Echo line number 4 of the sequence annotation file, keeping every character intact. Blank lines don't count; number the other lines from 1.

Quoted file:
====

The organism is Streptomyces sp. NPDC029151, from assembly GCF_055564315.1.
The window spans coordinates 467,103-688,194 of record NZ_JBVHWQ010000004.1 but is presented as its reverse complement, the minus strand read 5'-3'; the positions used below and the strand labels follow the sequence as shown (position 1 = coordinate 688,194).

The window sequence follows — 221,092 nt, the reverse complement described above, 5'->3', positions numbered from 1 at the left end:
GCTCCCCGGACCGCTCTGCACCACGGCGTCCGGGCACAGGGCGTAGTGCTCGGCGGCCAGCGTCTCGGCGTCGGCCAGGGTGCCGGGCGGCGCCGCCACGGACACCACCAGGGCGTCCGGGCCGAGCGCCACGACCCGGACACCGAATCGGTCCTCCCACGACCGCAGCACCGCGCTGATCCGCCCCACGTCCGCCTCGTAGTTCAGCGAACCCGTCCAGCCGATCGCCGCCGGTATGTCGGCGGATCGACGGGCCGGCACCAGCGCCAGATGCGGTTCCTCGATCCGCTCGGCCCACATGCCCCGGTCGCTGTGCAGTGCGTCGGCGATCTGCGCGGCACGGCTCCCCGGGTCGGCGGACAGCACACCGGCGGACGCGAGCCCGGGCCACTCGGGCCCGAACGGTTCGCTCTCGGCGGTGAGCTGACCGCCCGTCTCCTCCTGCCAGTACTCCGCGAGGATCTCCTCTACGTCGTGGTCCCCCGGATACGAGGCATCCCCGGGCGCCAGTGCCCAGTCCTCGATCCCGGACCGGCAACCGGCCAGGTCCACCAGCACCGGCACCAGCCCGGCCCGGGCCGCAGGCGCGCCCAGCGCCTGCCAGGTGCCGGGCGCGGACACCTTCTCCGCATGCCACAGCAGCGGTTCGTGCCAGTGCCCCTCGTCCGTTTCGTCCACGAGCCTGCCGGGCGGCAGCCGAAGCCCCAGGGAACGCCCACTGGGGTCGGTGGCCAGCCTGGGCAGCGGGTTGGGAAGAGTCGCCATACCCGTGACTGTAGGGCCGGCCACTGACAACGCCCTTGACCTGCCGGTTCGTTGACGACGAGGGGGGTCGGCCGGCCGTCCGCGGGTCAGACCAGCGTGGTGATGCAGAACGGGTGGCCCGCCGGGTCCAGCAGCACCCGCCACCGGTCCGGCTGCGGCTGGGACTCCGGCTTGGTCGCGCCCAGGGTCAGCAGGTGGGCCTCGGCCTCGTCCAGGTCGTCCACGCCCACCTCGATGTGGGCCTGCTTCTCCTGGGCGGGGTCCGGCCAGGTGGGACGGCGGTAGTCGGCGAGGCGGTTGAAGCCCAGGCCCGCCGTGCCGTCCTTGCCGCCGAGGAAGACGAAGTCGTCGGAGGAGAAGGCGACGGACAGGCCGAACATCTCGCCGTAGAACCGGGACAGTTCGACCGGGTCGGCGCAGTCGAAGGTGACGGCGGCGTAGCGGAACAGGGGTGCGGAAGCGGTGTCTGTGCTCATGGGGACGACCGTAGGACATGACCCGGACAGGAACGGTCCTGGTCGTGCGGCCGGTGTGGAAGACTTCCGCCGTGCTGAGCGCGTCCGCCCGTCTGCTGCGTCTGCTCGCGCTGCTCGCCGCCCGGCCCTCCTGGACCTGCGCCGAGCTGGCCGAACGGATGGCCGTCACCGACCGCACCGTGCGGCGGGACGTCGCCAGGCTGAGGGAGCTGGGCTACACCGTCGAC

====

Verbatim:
GCTCCCCGGACCGCTCTGCACCACGGCGTCCGGGCACAGGGCGTAGTGCTCGGCGGCCAGCGTCTCGGCGTCGGCCAGGGTGCCGGGCGGCGCCGCCACGGACACCACCAGGGCGTCCGGGCCGAGCGCCACGACCCGGACACCGAATCGGTCCTCCCACGACCGCAGCACCGCGCTGATCCGCCCCACGTCCGCCTCGTAGTTCAGCGAACCCGTCCAGCCGATCGCCGCCGGTATGTCGGCGGATCGACGGGCCGGCACCAGCGCCAGATGCGGTTCCTCGATCCGCTCGGCCCACATGCCCCGGTCGCTGTGCAGTGCGTCGGCGATCTGCGCGGCACGGCTCCCCGGGTCGGCGGACAGCACACCGGCGGACGCGAGCCCGGGCCACTCGGGCCCGAACGGTTCGCTCTCGGCGGTGAGCTGACCGCCCGTCTCCTCCTGCCAGTACTCCGCGAGGATCTCCTCTACGTCGTGGTCCCCCGGATACGAGGCATCCCCGGGCGCCAGTGCCCAGTCCTCGATCCCGGACCGGCAACCGGCCAGGTCCACCAGCACCGGCACCAGCCCGGCCCGGGCCGCAGGCGCGCCCAGCGCCTGCCAGGTGCCGGGCGCGGACACCTTCTCCGCATGCCACAGCAGCGGTTCGTGCCAGTGCCCCTCGTCCGTTTCGTCCACGAGCCTGCCGGGCGGCAGCCGAAGCCCCAGGGAACGCCCACTGGGGTCGGTGGCCAGCCTGGGCAGCGGGTTGGGAAGAGTCGCCATACCCGTGACTGTAGGGCCGGCCACTGACAACGCCCTTGACCTGCCGGTTCGTTGACGACGAGGGGGGTCGGCCGGCCGTCCGCGGGTCAGACCAGCGTGGTGATGCAGAACGGGTGGCCCGCCGGGTCCAGCAGCACCCGCCACCGGTCCGGCTGCGGCTGGGACTCCGGCTTGGTCGCGCCCAGGGTCAGCAGGTGGGCCTCGGCCTCGTCCAGGTCGTCCACGCCCACCTCGATGTGGGCCTGCTTCTCCTGGGCGGGGTCCGGCCAGGTGGGACGGCGGTAGTCGGCGAGGCGGTTGAAGCCCAGGCCCGCCGTGCCGTCCTTGCCGCCGAGGAAGACGAAGTCGTCGGAGGAGAAGGCGACGGACAGGCCGAACATCTCGCCGTAGAACCGGGACAGTTCGACCGGGTCGGCGCAGTCGAAGGTGACGGCGGCGTAGCGGAACAGGGGTGCGGAAGCGGTGTCTGTGCTCATGGGGACGACCGTAGGACATGACCCGGACAGGAACGGTCCTGGTCGTGCGGCCGGTGTGGAAGACTTCCGCCGTGCTGAGCGCGTCCGCCCGTCTGCTGCGTCTGCTCGCGCTGCTCGCCGCCCGGCCCTCCTGGACCTGCGCCGAGCTGGCCGAACGGATGGCCGTCACCGACCGCACCGTGCGGCGGGACGTCGCCAGGCTGAGGGAGCTGGGCTACACCGTCGAC